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Andrei Rodionov

Tr. Matvei Yankelevich



Five poems:

[“Теперь, когда нежность над городом так ощутима...”]
[“Люди безнадёжно устаревших профессий...”]
[“Ты слышишь молчание...”]
[“Я шел по мосту через огромную Волгу...”]
[“как ведущий литературных шоу, конкурсов...”]


***

[“Теперь, когда нежность над городом так ощутима...”]

Now, when the tenderness is palpable above the city,
when kindness sings in your ear, barely audible,
now, when the blast of that tenderness booms,
like Hiroshima, my trusting city absorbs it all.

How tender the asphalt, like a napkin, how this home,
most tender, paneled, pastel and cold, touches the heart,
just a little warmer than the previous house, the gray one,
and this one is a little pink, tenderness behind each window.

In slightly worn heels, spectacular tenderness enters,
and softly, barely touching your head, caresses
you and you with a dose of its snowy medicine,
we’d never known Moscow to be so kind and so tender.

Now the kindest of birds fly softly among us,
waving to us like dead soft hands, forgiving us
for every little thing, and these dim lights — the capital’s
upper-most tenderness — shine blandly for us.

And suddenly this mumbled word — “degenerates.”
You hear it and tenderly think: “What was that?”
Some nasties aren’t happy to see us in the city,
but how can they dislike us, and, really, for what?

It’s likely that machine that counts out your rides
sees a zero on your crumpled card. Likely, that quiet man
doesn’t care for us — his fingers shine from the barrel,
his badgered gaze glazes over with the vodka he’s drunk.

Oh, all this hatred from vodka, from drinking vodka!
From the vodka and the drunks and the girls greedy for cash!
Oh, the bubbling of tenderness in these silhouettes
in the darkness, of birds or amputated hands.

We are the soldiers of this nighttime Moscow tenderness,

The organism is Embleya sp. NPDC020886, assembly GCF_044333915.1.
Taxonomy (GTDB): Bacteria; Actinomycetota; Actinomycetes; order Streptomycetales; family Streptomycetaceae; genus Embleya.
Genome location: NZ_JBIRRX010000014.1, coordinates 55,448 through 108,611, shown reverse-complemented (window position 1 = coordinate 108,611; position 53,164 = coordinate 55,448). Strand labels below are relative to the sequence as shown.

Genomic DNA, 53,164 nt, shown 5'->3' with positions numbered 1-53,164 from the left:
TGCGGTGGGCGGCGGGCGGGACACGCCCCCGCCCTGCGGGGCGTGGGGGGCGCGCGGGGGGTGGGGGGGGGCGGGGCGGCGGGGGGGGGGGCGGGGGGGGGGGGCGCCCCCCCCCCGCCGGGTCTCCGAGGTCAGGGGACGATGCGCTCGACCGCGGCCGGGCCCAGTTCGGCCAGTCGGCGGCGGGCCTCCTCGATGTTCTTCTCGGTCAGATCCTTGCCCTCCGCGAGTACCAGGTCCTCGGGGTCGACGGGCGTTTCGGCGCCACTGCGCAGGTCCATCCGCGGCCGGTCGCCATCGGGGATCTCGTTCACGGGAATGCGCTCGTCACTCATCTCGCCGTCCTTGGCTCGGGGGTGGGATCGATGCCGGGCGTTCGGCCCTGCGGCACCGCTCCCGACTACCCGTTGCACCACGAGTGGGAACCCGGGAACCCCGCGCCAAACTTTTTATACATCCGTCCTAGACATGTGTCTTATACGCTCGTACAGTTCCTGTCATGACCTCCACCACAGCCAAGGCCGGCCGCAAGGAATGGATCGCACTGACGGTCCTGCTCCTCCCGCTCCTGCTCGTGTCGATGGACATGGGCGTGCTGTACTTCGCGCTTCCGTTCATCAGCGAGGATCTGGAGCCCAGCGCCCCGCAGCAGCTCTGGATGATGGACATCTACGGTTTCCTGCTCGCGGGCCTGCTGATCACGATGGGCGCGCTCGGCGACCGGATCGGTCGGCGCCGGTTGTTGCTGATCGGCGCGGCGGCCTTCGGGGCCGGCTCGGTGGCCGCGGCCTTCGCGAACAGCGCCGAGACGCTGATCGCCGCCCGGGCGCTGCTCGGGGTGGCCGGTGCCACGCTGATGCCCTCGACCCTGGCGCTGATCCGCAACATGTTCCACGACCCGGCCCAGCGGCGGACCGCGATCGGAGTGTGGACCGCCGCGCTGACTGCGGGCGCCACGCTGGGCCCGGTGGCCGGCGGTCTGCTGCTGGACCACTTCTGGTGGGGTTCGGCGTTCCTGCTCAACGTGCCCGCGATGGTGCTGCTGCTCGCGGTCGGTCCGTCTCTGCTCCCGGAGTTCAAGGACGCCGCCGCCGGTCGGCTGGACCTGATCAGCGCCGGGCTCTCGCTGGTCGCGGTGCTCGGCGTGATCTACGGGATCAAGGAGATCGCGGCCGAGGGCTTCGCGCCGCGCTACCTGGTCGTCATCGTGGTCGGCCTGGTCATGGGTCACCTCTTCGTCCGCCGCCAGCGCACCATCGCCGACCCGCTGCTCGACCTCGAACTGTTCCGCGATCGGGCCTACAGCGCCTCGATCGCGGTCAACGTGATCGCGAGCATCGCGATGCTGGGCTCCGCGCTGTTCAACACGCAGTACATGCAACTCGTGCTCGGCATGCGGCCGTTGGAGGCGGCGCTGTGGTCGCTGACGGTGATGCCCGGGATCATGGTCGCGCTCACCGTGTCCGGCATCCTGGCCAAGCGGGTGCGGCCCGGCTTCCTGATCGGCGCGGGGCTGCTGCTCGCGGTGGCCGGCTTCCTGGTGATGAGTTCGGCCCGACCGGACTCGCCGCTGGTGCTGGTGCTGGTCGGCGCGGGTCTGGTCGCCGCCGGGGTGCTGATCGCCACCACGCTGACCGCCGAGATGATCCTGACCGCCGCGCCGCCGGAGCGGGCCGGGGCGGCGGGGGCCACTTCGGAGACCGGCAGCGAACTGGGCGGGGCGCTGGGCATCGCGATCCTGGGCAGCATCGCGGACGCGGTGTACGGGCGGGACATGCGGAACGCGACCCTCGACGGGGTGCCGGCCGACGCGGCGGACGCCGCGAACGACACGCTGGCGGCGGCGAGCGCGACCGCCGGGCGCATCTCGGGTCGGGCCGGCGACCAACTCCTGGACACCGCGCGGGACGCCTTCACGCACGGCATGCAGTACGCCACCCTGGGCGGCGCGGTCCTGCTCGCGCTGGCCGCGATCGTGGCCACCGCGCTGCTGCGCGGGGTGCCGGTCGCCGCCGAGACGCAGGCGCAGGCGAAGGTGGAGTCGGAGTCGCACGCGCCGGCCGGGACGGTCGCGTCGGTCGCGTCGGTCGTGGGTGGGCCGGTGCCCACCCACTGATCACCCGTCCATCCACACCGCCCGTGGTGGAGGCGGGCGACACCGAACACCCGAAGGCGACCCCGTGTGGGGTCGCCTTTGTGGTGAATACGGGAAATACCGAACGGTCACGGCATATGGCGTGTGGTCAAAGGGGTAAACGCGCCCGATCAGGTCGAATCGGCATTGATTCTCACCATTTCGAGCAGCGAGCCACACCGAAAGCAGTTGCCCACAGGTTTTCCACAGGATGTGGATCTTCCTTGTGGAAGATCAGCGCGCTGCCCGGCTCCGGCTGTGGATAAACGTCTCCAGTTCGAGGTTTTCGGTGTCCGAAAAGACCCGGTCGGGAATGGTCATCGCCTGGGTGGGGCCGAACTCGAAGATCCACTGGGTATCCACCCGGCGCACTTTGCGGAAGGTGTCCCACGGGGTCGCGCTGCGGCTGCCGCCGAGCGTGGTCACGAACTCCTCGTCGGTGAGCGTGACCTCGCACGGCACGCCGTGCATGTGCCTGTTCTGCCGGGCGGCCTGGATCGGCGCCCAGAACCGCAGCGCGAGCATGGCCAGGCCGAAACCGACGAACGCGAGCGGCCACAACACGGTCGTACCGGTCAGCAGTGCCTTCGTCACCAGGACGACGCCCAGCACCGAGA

we breath the exalted smoke and mint fire.
And sometimes he also calls us “degenerates” —
still we remember him with tenderness — the sad passerby.


* * *

[“Люди безнадёжно устаревших профессий...”]

People of hopelessly antiquated professions
joyfully raise their eyes, so recently full of tears.
Down Tverskoy goes the procession to end all processions,
the poets who are taken seriously.

The poets walk into bars and banks,
into the shoe store and bookstore, and everywhere
in exchange for their sonnets, free verse and tankas
they are offered drinks, grub, clothing, and footwear.

All the people are happy — only the gays feel wronged:
why are they allowed a parade, and we’re not?
They’re allowed, because they are saying farewell,
today they’ll be going and never coming back.

The people gather gaily at our Golgotha:
here the most serious wordsmith will intone,
and the ventri-loin-quist, one of the locals,
will sing back-up for him with her loins:

“We filled all the cracks, all the lacunae,
we smoothed out all the corners and glitches,
we destroyed everything that can be strung
and everywhere you can score a goal.”

Every year we bid them farewell, you won’t hear a word
before autumn, then little by little they fill up Moscow,